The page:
by CHRIS ROGERS
In 2014 Kurt Knuesel sent Roger Olsen a letter that sparked a series of still-unfolding events that could make Minnesota history and help, in some small way, right a terrible wrong in Olsen's life.
Actually, Knuesel had no idea if Olsen would get the letter. After scrounging for some information on Olsen's whereabouts, Knuesel printed Olsen's last known address on the outside of the envelope, dropped it in the mail, and hoped for the best, not knowing Olsen no longer lived there. Knuesel had never even met Olsen, but he knew his name. To Knuesel, and every other defense attorney in Southeast Minnesota, Olsen's case was famous.
In 2006, Olsen was convicted of a rape he never committed. A jury in Caledonia found Olsen guilty of sexually assaulting a minor. Olsen was convicted primarily on the testimony of the purported victim without any physical evidence proving his guilt, according to attorneys for Olsen and numerous news reports. Olsen insisted he was innocent, but the jury did not believe him and he was sentenced to a Minnesota prison. He spent nearly two years there with the label "child rapist."
"It was not two years," said Steve Meshbesher, Olsen's attorney in a case seeking reparations for his wrongful imprisonment. "It was 503 days. He counted every day." Olsen told reporters from across the region that other inmates knew what he had been sentenced for and targeted him because of it. "Things happened in the prison system that were horrible," Meshbesher said.
Then, in 2007, the same girl who accused Olsen accused another man of a similar assault. The girl's story about what happened in that alleged assault was nearly identical to her story about Olsen, and that man had testified in Olsen's trial that the girl was credible, Meshbesher reported. "Those allegations were investigated and found to be false," Knuesel said. The girl's false accusations against the other man raised serious red flags for investigators about her allegations against Olsen. "She was lying," Knuesel said. As a result, Olsen was granted the right to new trial, and then the Houston County Attorney's Office dropped all of the charges against him. Suddenly, in 2008, Olsen was vindicated and freed.
That would have been the end of the story. For decades, for Minnesotans who were wrongfully convicted and imprisoned, an acknowledgement that they were not guilty after all was the best they could hope for. In 2014, the Minnesota legislature passed a new law allowing the victims of wrongful convictions to seek monetary reparations from the state. Local state representative Steve Drazkowski co-authored a bipartisan bill that became the law.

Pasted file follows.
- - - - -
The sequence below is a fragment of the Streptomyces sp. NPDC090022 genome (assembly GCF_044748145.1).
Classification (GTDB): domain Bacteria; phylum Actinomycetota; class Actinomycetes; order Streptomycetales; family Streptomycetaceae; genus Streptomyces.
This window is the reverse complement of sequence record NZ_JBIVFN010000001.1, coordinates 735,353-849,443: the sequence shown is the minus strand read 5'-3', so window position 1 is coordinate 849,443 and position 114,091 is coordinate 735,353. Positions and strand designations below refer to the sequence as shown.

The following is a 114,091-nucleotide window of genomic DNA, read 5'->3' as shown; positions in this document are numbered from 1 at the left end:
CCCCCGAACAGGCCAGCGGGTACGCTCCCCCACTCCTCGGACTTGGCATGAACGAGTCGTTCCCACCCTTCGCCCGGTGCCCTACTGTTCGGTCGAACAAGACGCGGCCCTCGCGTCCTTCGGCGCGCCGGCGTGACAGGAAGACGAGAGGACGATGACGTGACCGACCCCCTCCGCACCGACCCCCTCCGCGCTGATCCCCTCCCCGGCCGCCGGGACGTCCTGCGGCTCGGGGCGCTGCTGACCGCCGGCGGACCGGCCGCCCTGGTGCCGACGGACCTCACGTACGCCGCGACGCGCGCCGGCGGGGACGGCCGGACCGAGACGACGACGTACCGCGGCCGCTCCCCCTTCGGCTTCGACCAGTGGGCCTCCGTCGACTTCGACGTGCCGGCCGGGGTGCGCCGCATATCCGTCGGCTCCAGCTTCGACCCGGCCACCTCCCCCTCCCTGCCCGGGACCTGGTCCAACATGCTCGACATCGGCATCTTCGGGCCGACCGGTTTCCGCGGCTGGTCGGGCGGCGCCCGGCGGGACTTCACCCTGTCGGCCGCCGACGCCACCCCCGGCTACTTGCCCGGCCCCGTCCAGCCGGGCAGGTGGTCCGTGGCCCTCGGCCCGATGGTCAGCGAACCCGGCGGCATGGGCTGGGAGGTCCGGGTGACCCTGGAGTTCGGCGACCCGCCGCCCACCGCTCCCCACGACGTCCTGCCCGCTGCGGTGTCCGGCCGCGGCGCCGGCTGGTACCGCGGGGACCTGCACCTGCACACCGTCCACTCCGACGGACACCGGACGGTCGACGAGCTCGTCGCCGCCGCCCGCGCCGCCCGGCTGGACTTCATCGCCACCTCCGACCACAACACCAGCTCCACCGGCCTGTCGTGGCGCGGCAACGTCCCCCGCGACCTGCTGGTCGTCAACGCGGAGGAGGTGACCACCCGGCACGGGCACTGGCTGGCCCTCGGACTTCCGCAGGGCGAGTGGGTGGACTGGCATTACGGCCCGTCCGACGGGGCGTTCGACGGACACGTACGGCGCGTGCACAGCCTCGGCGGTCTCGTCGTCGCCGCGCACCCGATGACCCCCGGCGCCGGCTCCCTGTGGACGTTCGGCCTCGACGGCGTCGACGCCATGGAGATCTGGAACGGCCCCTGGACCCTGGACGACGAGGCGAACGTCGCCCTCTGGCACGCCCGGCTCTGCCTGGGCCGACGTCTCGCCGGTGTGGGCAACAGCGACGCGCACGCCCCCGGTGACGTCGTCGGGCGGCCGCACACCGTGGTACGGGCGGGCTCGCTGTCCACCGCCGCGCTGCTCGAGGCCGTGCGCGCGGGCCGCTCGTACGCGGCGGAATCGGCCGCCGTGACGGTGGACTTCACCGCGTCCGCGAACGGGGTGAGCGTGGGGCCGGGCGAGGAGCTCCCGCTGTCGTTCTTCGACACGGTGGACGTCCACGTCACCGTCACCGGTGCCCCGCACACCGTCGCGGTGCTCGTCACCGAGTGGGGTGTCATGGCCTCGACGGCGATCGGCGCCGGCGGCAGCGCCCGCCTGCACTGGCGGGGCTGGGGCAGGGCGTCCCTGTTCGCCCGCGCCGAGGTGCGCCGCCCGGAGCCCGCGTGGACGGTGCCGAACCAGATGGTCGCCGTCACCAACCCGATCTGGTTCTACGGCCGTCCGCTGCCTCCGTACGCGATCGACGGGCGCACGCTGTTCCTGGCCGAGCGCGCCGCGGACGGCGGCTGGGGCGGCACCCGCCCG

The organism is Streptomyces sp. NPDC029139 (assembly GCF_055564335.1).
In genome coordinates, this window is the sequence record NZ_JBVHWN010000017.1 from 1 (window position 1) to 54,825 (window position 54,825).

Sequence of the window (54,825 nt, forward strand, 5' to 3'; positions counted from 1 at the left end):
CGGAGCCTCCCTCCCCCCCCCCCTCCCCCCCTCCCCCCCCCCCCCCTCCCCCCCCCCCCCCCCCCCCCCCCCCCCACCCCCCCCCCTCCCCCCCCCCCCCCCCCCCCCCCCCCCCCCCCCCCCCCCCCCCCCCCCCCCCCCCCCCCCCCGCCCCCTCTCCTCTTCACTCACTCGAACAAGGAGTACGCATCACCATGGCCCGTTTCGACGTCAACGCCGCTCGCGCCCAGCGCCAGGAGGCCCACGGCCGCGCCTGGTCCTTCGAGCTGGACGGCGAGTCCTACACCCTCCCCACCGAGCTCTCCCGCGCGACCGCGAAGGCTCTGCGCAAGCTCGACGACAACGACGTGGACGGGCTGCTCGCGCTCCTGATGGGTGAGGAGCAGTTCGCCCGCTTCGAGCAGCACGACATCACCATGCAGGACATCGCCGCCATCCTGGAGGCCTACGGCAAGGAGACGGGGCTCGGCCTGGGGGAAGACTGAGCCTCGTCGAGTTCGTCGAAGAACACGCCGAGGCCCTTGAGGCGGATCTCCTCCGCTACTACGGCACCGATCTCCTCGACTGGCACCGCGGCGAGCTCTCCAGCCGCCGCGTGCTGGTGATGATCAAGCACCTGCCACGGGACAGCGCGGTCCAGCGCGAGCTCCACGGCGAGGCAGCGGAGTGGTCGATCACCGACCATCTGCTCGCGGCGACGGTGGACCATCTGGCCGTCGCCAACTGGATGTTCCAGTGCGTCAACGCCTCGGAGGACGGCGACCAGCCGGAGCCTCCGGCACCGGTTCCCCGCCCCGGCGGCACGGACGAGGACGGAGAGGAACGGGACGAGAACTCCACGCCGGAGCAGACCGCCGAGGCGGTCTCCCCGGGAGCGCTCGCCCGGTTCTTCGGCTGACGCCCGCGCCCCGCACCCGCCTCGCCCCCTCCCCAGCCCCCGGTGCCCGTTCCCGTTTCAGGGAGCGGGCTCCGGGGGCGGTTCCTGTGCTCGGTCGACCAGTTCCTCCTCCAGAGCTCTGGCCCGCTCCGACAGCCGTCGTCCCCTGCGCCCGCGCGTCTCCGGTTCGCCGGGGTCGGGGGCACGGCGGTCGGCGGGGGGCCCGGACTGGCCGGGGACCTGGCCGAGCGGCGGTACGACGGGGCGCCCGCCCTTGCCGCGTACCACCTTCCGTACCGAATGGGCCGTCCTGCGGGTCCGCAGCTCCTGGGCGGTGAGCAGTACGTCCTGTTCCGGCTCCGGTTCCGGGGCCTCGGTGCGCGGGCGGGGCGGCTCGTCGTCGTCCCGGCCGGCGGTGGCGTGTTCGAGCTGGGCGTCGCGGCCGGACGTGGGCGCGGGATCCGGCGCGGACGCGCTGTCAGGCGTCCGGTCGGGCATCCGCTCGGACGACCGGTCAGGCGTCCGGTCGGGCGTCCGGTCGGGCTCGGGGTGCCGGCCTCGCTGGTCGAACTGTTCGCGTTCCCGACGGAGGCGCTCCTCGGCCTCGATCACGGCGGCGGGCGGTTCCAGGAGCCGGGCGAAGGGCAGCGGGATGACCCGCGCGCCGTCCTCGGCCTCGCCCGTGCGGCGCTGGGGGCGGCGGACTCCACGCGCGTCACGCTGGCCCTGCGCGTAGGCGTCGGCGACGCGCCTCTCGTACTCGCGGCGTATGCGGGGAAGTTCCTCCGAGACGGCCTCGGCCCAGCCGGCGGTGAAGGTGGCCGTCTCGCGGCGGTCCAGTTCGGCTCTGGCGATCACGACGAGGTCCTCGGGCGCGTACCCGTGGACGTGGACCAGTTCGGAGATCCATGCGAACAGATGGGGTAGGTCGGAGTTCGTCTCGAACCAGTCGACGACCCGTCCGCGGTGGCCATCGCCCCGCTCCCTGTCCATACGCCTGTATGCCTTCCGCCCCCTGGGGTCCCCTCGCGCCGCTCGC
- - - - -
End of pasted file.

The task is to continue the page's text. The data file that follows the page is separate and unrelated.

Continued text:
Knuesel was scrolling through the requirements of the new law in his office in downtown Winona when it hit him. "As I went through the list one-by-one, I realized this describes Roger," he explained. Olsen had served prison time for a felony, he had been exonerated of all the charges against him, he was not serving time for any other convictions, and he never took a plea deal. Olsen always insisted he was innocent.
"It occurred to me that someone ought to let this guy know that this release is available," Knuesel said. Knuesel had trouble reaching Olsen, partly because Olsen had gotten his case expunged so that all court records on the case were sealed. However, the Winona attorney mailed a letter to the best address he could find for Olsen and crossed his fingers. Olsen was not living there anymore, but his brother was, and one day Knuesel got a call from Roger.
Knuesel worked with the Houston County Attorney's Office and the Houston County District Court to begin the process for seeking reparations for Olsen. Last July, assistant county attorney Suzanne Bublitz and Houston County District Court Judge James Fabian — the same judge who presided over Olsen's trial — signed off on statements affirming that Olsen was eligible for reparations and waiving any challenges to the request.
"Much to my amazement, the Houston County attorney and the judge who tried the case have completely cooperated. I think they all believed this minor lied and now they want to do something to help Roger," Meshbesher said.
From there, Knuesel referred Olsen to Meshbesher, who negotiated with state agency officials and a three-judge panel to decide how much Olsen should get. The settlement was announced last week: $475,000.
"Whether that compensates him for what seems like two years of hell, I don't know," Knuesel said. "But it's a step in the right direction," he added.
"At least it's something," Drazkowski echoed. "Prior to this law there was nothing, and these people basically had their liberties stolen without any recognition of it." Drazkowski offered his apologies for what the state government did to Olsen.
Before Olsen will see a cent, the Minnesota Legislature must approve the settlement. Legislators are expected to vote on the compensation for Olsen and two other exonerated Minnesotans during the March-through-May legislative session this spring. Olsen and those two other men would be the first people in state history to receive such reparations under the new law.
"It leaves you with kind of a sick feeling because we have a system that is, in theory, the best legal system in the world, but it didn't work," Meshbesher reflected.
"As a culture and as a people, we have to hold our government accountable so that its goal — and ultimately its outcome — is 100 percent accuracy, because anything else steals precious liberty from people like Roger," Drazkowski said.
"We're trying to make it right with those who are wrongly imprisoned," said Jonelle Tummel, a spokeswoman for the Minnesota Office of Management and Budget, a state agency that helped negotiate the settlement.
Bublitz and current Houston County Attorney Sam Jandt were not immediately available for comment.